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Xbox One Game Review

Project Cars 2


Format: Xbox One
Publisher: BANDAI NAMCO Entertainment
Developer: Slightly Mad Studios
RRP: £49.99
Age Restrictions: 3+
Release Date: 22 September 2017

Project Cars 2 is the next evolution in the award-winning racing series, featuring the most iconic cars under the most thrilling of conditions to deliver the “Ultimate Driver Journey” experience and adrenaline rush. Created by gamers, tested by world-class racing drivers, and the definitive choice of e-Sports pros – Project Cars 2 brings together the essence of real racing in the most beautiful, authentically crafted, and technically advanced racing game on the planet. Project Cars 2 has it all - from GT to touring cars to endurance prototypes and exotic hypercars – delivering the full spectrum of motorsport racing with complete freedom to choose what and where to drive. Anytime. Anywhere...

Review imageFirst things first. If you don't have a decent steering wheel for your Xbox One, then don't even bother buying Project Cars 2. Firstly, if you don't own a steering wheel, it means you're not a serious driving fan; and secondly the game is pretty much unplayable using the humble controller. Although, you can search online for recommendations on how to change the control settings to make it a better experience.

Those that bought, and were disappointed by the previous game in the series probably won't be returning for this outing. To be fair, if you didn't get on with the last game, there's little chance that you'll warm to this new offering. Why? Well, the simulation aspect of the first game - the thing that annoyed and frustrated so many gamers - while tweaked, is still a little too temperamental.

Review imageThis time around there are 9 motorsport disciplines, 29 motorsport series, 180 cars and over 140 tracks set in 60 locations.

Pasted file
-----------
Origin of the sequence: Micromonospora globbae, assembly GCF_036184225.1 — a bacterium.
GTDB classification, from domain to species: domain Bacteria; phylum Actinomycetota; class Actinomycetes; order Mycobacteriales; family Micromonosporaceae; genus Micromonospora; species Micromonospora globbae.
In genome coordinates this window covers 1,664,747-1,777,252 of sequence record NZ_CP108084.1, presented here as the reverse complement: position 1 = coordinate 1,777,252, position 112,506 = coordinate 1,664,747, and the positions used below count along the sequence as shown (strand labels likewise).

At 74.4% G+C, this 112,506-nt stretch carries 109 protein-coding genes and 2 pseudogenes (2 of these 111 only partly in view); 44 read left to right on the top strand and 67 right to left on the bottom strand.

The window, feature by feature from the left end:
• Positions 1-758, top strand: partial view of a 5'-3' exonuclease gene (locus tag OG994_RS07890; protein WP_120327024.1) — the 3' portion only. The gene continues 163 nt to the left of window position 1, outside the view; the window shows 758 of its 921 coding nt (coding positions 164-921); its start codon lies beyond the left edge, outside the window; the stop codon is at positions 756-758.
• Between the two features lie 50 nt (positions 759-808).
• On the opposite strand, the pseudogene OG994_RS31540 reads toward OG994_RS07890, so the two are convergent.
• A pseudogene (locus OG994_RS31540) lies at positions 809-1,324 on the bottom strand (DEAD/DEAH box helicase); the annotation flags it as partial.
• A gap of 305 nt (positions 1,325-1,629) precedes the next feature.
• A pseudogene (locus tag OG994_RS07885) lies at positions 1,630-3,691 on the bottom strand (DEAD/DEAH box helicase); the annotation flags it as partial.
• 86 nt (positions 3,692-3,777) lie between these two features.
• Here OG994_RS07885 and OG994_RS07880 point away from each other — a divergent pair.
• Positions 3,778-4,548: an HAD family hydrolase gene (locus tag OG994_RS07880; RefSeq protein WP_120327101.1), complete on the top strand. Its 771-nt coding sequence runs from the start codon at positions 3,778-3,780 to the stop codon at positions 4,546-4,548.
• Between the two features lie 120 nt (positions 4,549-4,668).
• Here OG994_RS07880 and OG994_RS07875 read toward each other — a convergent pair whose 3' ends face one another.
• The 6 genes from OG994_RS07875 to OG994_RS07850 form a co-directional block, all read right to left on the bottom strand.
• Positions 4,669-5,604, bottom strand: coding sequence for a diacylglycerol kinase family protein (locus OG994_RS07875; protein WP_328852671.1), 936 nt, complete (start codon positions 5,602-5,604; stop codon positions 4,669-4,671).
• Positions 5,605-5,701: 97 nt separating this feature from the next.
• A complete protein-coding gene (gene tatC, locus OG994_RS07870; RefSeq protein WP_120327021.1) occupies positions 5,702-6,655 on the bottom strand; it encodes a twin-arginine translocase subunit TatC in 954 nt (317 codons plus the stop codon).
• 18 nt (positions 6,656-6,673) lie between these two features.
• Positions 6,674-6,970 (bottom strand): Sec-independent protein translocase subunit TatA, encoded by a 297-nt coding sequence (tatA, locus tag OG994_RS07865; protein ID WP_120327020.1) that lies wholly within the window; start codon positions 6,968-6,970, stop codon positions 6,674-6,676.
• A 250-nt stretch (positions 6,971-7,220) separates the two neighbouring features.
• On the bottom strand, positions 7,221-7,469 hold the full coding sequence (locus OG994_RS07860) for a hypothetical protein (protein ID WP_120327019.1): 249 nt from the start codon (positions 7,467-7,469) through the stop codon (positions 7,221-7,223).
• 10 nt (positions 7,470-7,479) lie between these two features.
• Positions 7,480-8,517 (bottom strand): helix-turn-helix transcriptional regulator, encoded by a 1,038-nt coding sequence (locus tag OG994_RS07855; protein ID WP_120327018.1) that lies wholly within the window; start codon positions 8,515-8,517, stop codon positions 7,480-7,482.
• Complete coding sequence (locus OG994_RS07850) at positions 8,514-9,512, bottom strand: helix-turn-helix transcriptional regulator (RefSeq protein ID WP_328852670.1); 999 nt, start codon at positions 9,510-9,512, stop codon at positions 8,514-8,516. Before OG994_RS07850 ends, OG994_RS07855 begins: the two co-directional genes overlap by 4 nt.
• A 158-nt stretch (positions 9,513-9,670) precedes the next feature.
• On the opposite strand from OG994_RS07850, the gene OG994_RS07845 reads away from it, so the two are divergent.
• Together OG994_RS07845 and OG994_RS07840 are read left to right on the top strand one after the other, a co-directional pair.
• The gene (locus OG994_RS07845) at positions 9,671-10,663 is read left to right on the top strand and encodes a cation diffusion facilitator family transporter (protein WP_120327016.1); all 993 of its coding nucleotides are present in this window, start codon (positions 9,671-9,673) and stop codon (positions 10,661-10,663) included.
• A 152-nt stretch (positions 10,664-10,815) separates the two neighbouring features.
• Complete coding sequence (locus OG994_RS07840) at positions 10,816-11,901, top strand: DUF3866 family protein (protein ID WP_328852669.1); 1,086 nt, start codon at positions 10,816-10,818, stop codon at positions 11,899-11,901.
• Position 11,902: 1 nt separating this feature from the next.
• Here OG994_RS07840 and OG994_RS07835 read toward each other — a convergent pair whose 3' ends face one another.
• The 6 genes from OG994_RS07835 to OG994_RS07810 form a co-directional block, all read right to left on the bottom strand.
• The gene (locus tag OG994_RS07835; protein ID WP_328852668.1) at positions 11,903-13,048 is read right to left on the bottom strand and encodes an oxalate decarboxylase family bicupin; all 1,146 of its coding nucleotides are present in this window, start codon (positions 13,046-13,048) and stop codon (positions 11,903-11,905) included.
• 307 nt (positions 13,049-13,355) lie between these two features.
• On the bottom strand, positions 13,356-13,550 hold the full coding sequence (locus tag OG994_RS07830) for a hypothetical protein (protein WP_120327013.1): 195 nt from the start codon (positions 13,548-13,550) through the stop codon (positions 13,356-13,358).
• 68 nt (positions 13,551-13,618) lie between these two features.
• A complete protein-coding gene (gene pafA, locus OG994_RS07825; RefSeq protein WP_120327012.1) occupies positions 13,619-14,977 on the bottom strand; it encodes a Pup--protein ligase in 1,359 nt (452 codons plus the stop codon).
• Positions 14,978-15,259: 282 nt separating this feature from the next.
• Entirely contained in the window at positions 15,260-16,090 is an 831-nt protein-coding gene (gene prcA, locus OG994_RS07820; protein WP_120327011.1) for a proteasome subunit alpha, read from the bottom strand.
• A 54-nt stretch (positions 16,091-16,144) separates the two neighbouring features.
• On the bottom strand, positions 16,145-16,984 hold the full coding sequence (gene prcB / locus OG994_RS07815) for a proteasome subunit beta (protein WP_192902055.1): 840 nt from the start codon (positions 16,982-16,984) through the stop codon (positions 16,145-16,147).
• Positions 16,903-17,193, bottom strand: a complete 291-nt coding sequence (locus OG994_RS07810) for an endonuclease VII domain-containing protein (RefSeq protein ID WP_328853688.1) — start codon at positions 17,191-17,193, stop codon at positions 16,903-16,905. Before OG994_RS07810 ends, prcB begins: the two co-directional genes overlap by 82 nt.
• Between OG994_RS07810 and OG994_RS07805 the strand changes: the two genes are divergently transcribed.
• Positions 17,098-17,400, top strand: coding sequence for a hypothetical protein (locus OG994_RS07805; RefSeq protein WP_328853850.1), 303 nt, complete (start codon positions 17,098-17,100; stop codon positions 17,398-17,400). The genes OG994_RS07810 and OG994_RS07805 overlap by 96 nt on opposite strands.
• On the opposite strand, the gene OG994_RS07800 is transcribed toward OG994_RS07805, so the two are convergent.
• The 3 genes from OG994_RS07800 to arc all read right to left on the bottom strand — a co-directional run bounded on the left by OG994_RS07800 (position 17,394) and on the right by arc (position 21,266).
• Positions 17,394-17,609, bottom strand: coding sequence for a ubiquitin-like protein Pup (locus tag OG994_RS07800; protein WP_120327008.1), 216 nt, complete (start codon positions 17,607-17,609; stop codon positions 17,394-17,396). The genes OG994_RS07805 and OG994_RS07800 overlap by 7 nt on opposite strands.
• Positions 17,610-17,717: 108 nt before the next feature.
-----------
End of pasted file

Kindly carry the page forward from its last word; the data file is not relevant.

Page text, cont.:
When you first start out you'll find it next to impossible to keep up with the other cars and there's no way in hell you're going to fly round the corners like they do. One slight turn too sharply, one misjudged speed approach to a curve... and off you fly. And it's not a slight move into the rough, you'll be flying for quite some distance, making it hard to get back on the track and rejoin the pack. But stick with it, put in hours of practice and get to know your car of choice and you'll soon be whizzing around the races without too much of an issue.

Also, if you collide with another car, you can pretty much kiss your position goodbye. But then all of these issues will be welcomed by those who want a racing sim that is near to realism as is possible (ignoring the lack of damage to the cars).

Review imageThe game is more geared to a racing sim than it is a pick up and play fun driving game - but then if you want that there are plenty of other games on the market that will suit your needs. Petrol heads with a desire to tinker under the bonnet will find there's many hours of enjoyment to be had on the track and in the garage.

The graphics are impressive and the entire experience is pretty impressive if, and this is a big if, you can get to grips with the driving mechanics.


Nick Smithson

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